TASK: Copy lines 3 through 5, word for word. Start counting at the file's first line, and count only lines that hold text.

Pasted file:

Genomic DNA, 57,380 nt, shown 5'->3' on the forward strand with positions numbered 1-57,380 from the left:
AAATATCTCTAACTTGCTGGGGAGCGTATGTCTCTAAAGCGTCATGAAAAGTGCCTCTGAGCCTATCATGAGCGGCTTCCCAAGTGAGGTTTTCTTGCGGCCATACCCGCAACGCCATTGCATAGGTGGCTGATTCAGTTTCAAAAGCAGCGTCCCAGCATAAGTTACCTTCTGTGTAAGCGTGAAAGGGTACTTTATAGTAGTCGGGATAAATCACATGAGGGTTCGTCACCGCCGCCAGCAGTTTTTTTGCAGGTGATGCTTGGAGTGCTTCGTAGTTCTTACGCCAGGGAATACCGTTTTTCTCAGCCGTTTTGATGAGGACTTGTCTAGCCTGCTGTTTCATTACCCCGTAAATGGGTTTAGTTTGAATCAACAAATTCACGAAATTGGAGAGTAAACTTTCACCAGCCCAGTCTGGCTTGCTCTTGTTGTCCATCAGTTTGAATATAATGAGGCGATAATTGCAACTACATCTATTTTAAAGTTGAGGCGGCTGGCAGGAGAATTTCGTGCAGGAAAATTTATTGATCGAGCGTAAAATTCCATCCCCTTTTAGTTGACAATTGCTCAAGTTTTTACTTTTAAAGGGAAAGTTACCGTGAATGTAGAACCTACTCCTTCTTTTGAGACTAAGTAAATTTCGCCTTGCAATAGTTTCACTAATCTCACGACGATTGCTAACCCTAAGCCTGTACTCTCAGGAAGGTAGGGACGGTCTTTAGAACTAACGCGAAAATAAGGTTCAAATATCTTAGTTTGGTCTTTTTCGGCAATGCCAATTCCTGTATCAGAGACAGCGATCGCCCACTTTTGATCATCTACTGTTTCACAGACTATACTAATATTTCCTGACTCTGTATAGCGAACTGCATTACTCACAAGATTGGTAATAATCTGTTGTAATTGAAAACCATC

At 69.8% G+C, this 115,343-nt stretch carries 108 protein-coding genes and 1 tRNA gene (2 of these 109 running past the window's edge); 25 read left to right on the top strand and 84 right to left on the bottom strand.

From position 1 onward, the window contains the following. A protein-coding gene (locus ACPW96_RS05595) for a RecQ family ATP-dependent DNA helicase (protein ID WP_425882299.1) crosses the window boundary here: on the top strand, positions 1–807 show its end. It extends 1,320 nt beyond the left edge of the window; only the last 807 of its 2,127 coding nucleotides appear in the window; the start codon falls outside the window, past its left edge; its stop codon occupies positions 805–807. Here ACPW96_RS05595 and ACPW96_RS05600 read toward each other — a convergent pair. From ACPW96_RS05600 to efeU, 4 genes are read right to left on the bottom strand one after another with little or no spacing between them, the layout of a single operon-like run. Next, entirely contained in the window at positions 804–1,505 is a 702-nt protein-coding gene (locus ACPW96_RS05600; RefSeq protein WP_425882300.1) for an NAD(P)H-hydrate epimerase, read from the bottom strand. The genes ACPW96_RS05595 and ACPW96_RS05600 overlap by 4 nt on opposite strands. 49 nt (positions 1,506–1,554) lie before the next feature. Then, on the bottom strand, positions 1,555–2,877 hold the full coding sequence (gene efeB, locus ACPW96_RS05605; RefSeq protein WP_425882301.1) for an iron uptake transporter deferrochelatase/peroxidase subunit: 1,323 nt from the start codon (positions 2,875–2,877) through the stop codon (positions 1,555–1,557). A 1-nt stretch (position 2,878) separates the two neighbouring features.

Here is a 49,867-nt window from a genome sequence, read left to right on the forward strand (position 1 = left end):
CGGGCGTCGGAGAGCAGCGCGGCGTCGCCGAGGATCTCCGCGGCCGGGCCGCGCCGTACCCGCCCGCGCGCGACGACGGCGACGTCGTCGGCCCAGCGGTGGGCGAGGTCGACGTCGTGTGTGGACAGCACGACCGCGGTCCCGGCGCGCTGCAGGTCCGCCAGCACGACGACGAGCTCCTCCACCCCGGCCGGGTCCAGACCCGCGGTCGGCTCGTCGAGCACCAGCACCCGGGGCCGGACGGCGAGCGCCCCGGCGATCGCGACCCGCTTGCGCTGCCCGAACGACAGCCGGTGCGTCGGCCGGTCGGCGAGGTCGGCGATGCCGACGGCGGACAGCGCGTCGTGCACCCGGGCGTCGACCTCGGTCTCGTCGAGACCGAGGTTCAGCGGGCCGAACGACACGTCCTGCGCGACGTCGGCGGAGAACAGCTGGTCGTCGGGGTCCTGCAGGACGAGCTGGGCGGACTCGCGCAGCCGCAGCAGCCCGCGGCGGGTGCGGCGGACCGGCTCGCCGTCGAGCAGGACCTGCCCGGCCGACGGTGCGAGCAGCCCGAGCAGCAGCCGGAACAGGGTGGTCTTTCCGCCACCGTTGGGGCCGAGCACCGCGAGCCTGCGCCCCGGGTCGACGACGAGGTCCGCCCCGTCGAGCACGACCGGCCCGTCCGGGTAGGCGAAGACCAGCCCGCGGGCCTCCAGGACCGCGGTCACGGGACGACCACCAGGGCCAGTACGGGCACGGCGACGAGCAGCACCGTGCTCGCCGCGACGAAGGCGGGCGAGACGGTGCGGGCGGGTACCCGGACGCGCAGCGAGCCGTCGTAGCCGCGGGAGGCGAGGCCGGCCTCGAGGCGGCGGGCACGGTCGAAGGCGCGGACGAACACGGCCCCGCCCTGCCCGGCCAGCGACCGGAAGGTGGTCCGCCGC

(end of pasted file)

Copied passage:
At 69.8% G+C, this 115,343-nt stretch carries 108 protein-coding genes and 1 tRNA gene (2 of these 109 running past the window's edge); 25 read left to right on the top strand and 84 right to left on the bottom strand.

From position 1 onward, the window contains the following. A protein-coding gene (locus ACPW96_RS05595) for a RecQ family ATP-dependent DNA helicase (protein ID WP_425882299.1) crosses the window boundary here: on the top strand, positions 1–807 show its end. It extends 1,320 nt beyond the left edge of the window; only the last 807 of its 2,127 coding nucleotides appear in the window; the start codon falls outside the window, past its left edge; its stop codon occupies positions 805–807. Here ACPW96_RS05595 and ACPW96_RS05600 read toward each other — a convergent pair. From ACPW96_RS05600 to efeU, 4 genes are read right to left on the bottom strand one after another with little or no spacing between them, the layout of a single operon-like run. Next, entirely contained in the window at positions 804–1,505 is a 702-nt protein-coding gene (locus ACPW96_RS05600; RefSeq protein WP_425882300.1) for an NAD(P)H-hydrate epimerase, read from the bottom strand. The genes ACPW96_RS05595 and ACPW96_RS05600 overlap by 4 nt on opposite strands. 49 nt (positions 1,506–1,554) lie before the next feature. Then, on the bottom strand, positions 1,555–2,877 hold the full coding sequence (gene efeB, locus ACPW96_RS05605; RefSeq protein WP_425882301.1) for an iron uptake transporter deferrochelatase/peroxidase subunit: 1,323 nt from the start codon (positions 2,875–2,877) through the stop codon (positions 1,555–1,557). A 1-nt stretch (position 2,878) separates the two neighbouring features.

Here is a 49,867-nt window from a genome sequence, read left to right on the forward strand (position 1 = left end):